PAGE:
Published on September 9th, 2020 | by Daniel Sherman Fernandez0
Karmann Ghia Is 65 Years Old This Year
Using the chassis and the mechanicals of the Type 1 Volkswagen Beetle from 1938 this curvaceous little air-cooled car celebrates its 65th birthday this year. Sixty-five years ago, the first Karmann Ghia rolled off the assembly line at the Osnabruck factory.
The brainchild of Wilhelm Karmann, a contract car manufacturer, the Ghia combined German engineering, as it was built on the chassis of the Volkswagen Beetle, with Italian design signed by Carrozzeria Ghia.
The coachbuilder created a concept that Karmann showed to Heinrich Nordhoff, Volkswagen’s Managing Director at the time, and the two decided to put it into production in August 1955, one month after its official reveal.
Despite the sports car design, it delivered just 34 horsepower at 3600rpm from the 1.2 cubic capacity Flat-4 engine and it was some 68 kg heavier than the Beetle. Still it could reach 120km/h which was decent for its time.
Despite its heft this first generation Karmann Ghia was fun to drive, with changes to the suspension that included a front sway bar and different springs compared to the Beetle. It also sat 7 inches (18 cm) closer to the ground.
As the years passed the Karmanm Ghia was improved with better engines, handling and of course cabin features. Its production ended in 1974 with Porsche introducing the 914. Today a decent Karmann Ghia sells for between RM80,000 to a lofty RM150,000 for a fully restored almost showroom looking unit.
We vaguely remember an uncle of ours in Johor Bahru driving a new unit when we were very young and another relative driving their Karmann Ghia in Ipoh. The cars are long gone now and we wonder what happened to them.
PRESS RELEASE: Volkswagen Karmann Ghia Birthday
Turin design on a Beetle base
At the start of the 1950s, Wilhelm Karmann, head of the car manufacturer of Osnabrück, dreamt of an open-top spider on the basis of the Volkswagen Beetle. In the spring of 1953, he commissioned his friend Luigi Segre, owner of Carrozzeria Ghia in Turin, to design a convertible sports car. That October, Karmann inspected the result in a garage in Paris, and was delighted – although what he saw was actually a closed coupé. The elegant prototype also impressed Volkswagen’s Managing Director at the time, Heinrich Nordhoff, and the decision was taken to develop a production model of a 2+2 coupé.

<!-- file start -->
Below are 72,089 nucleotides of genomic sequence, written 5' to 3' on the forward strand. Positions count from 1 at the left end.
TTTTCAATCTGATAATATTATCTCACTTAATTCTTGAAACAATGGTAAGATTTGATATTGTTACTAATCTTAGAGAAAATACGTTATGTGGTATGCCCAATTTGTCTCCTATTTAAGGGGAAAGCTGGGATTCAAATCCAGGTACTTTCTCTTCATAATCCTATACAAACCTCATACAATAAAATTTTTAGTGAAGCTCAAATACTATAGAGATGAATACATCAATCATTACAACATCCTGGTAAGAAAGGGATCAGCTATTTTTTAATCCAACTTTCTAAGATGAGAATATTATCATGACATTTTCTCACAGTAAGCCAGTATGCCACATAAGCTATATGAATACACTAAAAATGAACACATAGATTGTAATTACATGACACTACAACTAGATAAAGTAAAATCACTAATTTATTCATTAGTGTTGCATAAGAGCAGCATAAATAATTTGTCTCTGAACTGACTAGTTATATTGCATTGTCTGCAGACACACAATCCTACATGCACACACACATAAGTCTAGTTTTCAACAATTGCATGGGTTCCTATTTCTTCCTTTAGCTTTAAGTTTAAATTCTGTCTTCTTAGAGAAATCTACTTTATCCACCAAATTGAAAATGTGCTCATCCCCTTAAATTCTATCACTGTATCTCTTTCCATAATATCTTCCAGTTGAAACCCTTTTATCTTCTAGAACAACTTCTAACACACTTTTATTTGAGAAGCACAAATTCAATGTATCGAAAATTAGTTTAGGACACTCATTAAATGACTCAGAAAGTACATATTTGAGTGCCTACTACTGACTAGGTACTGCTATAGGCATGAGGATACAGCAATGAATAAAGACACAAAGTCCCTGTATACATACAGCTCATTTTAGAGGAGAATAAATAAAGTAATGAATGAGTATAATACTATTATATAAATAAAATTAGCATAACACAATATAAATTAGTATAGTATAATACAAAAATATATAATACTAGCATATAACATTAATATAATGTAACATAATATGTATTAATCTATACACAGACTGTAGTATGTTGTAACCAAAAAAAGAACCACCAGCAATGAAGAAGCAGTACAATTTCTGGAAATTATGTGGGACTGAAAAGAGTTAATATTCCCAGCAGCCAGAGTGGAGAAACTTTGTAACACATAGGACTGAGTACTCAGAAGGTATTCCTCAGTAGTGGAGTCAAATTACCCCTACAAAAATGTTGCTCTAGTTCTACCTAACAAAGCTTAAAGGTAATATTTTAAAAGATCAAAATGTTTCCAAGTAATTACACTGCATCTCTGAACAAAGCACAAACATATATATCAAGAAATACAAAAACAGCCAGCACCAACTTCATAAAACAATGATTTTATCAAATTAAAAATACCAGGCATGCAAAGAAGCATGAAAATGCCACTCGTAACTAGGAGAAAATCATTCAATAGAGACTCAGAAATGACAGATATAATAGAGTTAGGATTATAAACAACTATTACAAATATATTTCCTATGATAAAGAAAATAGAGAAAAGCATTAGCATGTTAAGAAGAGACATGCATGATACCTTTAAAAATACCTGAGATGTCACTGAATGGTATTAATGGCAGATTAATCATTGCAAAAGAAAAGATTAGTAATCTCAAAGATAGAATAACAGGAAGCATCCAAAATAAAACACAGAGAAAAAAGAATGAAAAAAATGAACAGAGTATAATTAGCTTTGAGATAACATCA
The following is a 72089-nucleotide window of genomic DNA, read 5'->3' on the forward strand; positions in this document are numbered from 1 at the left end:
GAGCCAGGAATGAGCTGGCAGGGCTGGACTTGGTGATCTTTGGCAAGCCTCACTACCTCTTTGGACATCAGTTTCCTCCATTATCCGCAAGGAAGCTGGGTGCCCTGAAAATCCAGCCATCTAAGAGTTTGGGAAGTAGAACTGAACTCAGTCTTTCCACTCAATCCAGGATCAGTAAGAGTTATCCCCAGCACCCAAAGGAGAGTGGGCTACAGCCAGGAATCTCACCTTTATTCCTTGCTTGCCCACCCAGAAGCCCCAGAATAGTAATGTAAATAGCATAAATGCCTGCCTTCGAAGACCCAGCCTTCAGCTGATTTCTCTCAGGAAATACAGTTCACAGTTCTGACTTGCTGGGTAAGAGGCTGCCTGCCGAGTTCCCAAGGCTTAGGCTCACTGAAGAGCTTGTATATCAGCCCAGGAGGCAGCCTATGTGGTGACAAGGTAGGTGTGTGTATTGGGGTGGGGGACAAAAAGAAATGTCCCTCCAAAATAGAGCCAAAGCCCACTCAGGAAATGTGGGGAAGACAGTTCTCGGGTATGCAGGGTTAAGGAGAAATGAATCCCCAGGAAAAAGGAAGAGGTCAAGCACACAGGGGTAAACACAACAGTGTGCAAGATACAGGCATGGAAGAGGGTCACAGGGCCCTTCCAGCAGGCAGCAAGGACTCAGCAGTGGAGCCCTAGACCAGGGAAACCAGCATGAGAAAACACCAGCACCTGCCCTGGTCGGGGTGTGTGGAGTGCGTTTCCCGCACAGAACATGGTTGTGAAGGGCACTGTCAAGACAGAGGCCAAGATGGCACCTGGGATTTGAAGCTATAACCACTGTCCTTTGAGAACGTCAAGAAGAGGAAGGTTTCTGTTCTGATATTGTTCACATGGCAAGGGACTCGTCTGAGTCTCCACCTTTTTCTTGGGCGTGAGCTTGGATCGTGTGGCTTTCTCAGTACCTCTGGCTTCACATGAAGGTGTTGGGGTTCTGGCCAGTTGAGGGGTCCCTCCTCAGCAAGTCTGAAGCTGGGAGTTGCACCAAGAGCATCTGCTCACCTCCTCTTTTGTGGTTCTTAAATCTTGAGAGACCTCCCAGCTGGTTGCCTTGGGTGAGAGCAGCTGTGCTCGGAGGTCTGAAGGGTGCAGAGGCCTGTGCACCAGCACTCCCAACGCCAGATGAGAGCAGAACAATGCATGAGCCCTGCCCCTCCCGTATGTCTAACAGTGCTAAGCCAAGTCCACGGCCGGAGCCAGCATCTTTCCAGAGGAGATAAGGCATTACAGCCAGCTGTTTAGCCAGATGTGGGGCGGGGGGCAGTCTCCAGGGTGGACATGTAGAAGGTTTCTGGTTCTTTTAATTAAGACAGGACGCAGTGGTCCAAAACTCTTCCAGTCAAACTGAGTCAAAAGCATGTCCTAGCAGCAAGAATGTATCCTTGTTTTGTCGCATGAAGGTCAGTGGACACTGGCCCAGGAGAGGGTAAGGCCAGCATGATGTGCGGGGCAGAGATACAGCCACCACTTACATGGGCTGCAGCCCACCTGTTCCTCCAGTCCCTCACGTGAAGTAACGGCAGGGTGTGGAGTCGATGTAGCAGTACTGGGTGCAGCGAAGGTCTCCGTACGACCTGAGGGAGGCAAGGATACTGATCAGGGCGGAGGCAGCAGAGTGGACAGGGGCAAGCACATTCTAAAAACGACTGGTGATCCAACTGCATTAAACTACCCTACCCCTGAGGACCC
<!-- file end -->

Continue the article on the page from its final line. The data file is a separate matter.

This car saw Karmann combine the reliable technology of the Volkswagen Beetle with a body full of Italian elegance. A larger front seating area, two beautiful round dials, and a top speed of 116 km/h gave the car a look that radiated driving pleasure. After minor changes to the bodywork – including the addition of those characteristic air vents in the front of the car – the fully-developed coupé was presented to the media on 14 July 1955 at the Casino Hotel in Georgsmarienhütte. The new, elegant Karmann Ghia Coupé (Type 14), based on the Volkswagen Type 1, was an immediate hit there, just as it was at the car’s official launch at the IAA in September 1955.
Production started in August 1955, and what followed was an unparalleled success story: the Volkswagen Karmann Ghia won the hearts of men and women all over the world.
Open-top dream: Karmann Ghia Type 14 Cabriolet
Two years later, in November 1957, the Volkswagen Karmann Ghia Type 14 Cabriolet began rolling off the assembly line. “The dream car for fastidious motorists who love to drive fast, even with the roof down,” claimed the sales brochure in 1958. The convertible top set benchmarks in terms of workmanship, material and low noise.
Production draws to an end after almost two decades
After 19 successful years and the production of 362,601 coupés and 80,881 convertible Karmann Ghia Type 14, the elegant model from Osnabrück went into retirement in 1974. Volkswagen heralded a new era: the Scirocco was ready to take its place.
Today, Karmann Ghias are collectors’ items and crowd-pleasers at any car show. Their easy parts availability and graceful lines have made them among the more valuable Volkswagen classics. And the idea of taking a basic platform and modifying it with a unique exterior top-hat is shared with the upcoming ID. electric vehicle family – meaning the electric future could have some of the styling freedom of the past.